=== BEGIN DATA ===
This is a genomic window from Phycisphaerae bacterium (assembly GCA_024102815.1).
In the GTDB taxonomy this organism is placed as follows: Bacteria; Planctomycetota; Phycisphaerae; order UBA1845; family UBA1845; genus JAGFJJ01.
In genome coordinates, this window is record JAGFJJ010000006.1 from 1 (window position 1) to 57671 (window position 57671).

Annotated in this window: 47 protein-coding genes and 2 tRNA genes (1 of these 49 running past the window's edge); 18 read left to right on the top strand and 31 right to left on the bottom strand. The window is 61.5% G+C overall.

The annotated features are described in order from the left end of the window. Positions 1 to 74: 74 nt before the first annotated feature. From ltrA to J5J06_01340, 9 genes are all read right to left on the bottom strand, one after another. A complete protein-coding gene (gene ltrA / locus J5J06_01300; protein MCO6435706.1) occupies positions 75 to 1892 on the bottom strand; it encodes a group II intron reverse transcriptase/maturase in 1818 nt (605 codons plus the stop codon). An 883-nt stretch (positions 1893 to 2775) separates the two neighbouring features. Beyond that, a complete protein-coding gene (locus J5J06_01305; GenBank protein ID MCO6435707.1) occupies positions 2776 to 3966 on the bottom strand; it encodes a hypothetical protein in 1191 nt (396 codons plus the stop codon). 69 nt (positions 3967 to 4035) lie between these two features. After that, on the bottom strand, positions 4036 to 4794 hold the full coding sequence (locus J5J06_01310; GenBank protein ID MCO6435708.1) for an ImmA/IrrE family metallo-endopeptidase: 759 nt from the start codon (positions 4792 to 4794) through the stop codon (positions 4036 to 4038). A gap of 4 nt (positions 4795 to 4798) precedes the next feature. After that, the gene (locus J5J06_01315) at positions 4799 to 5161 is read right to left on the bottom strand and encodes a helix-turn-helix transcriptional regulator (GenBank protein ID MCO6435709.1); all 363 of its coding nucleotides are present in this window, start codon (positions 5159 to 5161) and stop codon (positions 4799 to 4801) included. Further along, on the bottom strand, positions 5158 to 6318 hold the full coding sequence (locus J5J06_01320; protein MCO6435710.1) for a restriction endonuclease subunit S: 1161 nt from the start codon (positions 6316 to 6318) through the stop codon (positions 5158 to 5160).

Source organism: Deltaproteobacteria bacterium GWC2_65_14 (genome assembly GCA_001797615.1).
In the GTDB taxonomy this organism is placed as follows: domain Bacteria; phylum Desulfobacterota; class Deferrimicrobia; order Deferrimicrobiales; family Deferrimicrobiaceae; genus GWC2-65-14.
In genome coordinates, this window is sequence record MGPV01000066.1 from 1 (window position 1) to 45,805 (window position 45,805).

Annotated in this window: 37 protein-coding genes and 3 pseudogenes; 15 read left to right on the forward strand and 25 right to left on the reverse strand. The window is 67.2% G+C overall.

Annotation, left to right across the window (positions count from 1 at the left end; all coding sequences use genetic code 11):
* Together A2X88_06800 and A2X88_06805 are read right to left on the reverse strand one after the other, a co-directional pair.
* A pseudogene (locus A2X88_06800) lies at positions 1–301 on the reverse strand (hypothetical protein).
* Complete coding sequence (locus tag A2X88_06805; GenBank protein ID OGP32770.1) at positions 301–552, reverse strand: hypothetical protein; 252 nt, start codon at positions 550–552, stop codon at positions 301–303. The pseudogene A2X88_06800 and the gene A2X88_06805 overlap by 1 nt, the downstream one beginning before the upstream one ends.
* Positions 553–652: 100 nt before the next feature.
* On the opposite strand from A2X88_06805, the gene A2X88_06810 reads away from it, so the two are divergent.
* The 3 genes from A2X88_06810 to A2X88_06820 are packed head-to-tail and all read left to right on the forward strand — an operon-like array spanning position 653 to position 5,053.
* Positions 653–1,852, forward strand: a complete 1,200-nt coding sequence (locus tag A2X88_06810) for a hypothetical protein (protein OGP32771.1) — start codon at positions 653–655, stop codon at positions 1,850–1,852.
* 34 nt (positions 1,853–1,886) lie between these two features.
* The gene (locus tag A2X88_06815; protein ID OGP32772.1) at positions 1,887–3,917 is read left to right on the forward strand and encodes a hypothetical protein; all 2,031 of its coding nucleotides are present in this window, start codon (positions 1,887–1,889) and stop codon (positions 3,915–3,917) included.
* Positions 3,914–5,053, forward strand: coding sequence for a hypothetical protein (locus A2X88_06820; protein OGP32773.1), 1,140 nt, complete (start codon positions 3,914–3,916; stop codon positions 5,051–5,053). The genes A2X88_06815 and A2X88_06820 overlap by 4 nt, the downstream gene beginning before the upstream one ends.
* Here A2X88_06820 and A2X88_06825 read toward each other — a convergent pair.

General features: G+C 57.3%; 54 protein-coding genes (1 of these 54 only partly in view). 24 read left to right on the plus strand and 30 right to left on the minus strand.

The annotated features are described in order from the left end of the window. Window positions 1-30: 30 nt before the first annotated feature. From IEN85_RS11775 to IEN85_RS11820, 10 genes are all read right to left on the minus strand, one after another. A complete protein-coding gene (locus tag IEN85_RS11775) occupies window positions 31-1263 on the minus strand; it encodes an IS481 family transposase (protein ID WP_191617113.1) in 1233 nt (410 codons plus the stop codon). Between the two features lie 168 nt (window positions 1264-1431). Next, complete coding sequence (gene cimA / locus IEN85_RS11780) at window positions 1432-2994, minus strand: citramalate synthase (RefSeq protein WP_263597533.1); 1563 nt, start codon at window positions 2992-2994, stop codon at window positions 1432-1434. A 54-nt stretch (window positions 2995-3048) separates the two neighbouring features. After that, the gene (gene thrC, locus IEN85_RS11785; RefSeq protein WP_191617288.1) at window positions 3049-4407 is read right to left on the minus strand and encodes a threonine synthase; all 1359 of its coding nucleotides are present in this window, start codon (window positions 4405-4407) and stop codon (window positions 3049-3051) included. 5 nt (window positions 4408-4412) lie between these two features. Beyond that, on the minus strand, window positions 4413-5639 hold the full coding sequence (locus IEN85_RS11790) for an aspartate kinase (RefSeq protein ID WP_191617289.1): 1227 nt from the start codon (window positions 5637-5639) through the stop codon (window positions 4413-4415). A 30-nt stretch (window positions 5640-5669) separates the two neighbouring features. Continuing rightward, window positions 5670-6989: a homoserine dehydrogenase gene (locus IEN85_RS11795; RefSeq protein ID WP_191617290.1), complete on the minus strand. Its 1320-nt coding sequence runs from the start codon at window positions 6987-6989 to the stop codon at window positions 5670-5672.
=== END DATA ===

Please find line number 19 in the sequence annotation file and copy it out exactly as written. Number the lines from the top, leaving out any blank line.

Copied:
* The gene (locus tag A2X88_06815; protein ID OGP32772.1) at positions 1,887–3,917 is read left to right on the forward strand and encodes a hypothetical protein; all 2,031 of its coding nucleotides are present in this window, start codon (positions 1,887–1,889) and stop codon (positions 3,915–3,917) included.